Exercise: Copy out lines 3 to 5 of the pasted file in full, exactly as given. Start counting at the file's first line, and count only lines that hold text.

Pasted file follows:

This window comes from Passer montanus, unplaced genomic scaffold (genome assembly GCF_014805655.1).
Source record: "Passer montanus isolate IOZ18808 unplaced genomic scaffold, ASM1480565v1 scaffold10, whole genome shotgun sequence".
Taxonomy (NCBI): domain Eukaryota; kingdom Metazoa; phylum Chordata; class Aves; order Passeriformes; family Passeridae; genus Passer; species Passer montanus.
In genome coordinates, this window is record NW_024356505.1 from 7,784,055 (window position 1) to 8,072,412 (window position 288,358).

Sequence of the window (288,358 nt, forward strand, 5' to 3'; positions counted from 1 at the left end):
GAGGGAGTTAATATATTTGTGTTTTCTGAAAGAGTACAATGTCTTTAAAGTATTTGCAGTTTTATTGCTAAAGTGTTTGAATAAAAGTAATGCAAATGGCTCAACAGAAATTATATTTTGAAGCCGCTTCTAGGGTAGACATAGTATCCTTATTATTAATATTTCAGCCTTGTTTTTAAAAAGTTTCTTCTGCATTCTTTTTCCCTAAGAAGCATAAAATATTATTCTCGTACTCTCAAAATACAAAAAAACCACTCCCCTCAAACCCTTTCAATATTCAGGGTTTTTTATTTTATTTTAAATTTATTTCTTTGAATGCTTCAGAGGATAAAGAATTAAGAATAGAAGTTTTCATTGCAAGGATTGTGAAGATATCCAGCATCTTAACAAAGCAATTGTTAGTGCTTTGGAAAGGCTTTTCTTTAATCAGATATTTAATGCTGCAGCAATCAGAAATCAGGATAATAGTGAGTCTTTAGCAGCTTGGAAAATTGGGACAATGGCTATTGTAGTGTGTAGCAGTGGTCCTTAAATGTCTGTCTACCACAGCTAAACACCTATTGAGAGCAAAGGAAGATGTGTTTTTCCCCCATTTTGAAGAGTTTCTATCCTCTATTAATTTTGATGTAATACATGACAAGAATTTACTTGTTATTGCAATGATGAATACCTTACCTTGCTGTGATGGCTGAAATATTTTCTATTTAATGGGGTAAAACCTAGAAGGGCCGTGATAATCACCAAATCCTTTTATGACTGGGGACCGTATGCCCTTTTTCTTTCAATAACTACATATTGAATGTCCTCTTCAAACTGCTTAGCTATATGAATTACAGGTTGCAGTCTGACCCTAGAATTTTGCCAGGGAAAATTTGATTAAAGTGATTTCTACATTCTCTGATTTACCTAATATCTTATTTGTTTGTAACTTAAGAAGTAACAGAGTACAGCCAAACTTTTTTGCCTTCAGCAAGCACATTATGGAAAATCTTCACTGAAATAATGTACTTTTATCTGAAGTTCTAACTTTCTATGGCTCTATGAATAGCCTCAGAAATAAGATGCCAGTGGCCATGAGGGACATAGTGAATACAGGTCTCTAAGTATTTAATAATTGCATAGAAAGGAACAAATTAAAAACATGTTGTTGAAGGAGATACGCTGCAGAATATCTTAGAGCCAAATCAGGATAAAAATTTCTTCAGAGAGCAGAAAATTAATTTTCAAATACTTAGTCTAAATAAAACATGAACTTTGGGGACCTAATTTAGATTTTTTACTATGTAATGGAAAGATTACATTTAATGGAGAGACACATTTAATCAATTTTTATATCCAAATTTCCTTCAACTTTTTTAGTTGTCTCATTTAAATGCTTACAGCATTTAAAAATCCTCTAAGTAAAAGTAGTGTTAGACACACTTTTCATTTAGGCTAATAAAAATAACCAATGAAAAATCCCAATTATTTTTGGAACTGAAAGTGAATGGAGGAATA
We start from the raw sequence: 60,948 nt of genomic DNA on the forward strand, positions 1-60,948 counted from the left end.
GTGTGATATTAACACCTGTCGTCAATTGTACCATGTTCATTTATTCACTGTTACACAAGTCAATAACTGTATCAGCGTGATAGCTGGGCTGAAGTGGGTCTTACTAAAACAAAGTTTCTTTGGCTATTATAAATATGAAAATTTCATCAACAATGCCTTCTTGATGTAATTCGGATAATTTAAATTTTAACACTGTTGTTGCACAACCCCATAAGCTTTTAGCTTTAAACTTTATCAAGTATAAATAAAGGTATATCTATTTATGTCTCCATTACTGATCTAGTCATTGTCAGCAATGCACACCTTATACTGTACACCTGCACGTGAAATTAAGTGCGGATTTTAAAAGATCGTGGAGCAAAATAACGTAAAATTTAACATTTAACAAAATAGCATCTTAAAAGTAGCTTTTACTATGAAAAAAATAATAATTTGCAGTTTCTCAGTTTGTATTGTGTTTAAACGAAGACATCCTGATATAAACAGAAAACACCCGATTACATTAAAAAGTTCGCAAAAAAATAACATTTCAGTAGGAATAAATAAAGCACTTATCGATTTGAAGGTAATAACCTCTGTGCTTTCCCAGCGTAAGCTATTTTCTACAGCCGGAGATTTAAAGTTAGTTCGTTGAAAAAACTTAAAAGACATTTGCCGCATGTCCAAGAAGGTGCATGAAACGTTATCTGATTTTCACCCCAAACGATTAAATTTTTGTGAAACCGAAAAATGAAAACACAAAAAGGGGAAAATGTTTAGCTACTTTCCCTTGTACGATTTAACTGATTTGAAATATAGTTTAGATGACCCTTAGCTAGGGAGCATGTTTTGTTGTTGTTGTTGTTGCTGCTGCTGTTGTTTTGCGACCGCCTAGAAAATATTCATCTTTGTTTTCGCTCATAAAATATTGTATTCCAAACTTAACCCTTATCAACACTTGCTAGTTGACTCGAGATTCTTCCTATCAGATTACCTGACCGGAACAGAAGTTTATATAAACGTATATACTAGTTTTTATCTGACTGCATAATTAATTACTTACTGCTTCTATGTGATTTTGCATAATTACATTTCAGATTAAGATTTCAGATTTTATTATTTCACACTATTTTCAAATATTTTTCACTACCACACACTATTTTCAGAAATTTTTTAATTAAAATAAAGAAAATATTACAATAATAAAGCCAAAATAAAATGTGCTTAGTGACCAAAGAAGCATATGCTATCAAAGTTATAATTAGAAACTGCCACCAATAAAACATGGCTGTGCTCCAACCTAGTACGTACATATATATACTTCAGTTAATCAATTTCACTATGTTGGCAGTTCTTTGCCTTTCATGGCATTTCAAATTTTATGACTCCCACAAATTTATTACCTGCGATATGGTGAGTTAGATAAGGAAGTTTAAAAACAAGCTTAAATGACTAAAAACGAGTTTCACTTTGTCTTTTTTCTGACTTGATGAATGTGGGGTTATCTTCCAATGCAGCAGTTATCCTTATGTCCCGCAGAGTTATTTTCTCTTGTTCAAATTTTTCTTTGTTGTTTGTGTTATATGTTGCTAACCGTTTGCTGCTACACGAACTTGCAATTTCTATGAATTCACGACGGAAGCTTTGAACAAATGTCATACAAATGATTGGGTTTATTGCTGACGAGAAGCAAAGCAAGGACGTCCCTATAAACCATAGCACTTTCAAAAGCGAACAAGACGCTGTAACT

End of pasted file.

Taxonomy (NCBI): domain Eukaryota; kingdom Metazoa; phylum Chordata; class Aves; order Passeriformes; family Passeridae; genus Passer; species Passer montanus.
In genome coordinates, this window is record NW_024356505.1 from 7,784,055 (window position 1) to 8,072,412 (window position 288,358).

Sequence of the window (288,358 nt, forward strand, 5' to 3'; positions counted from 1 at the left end):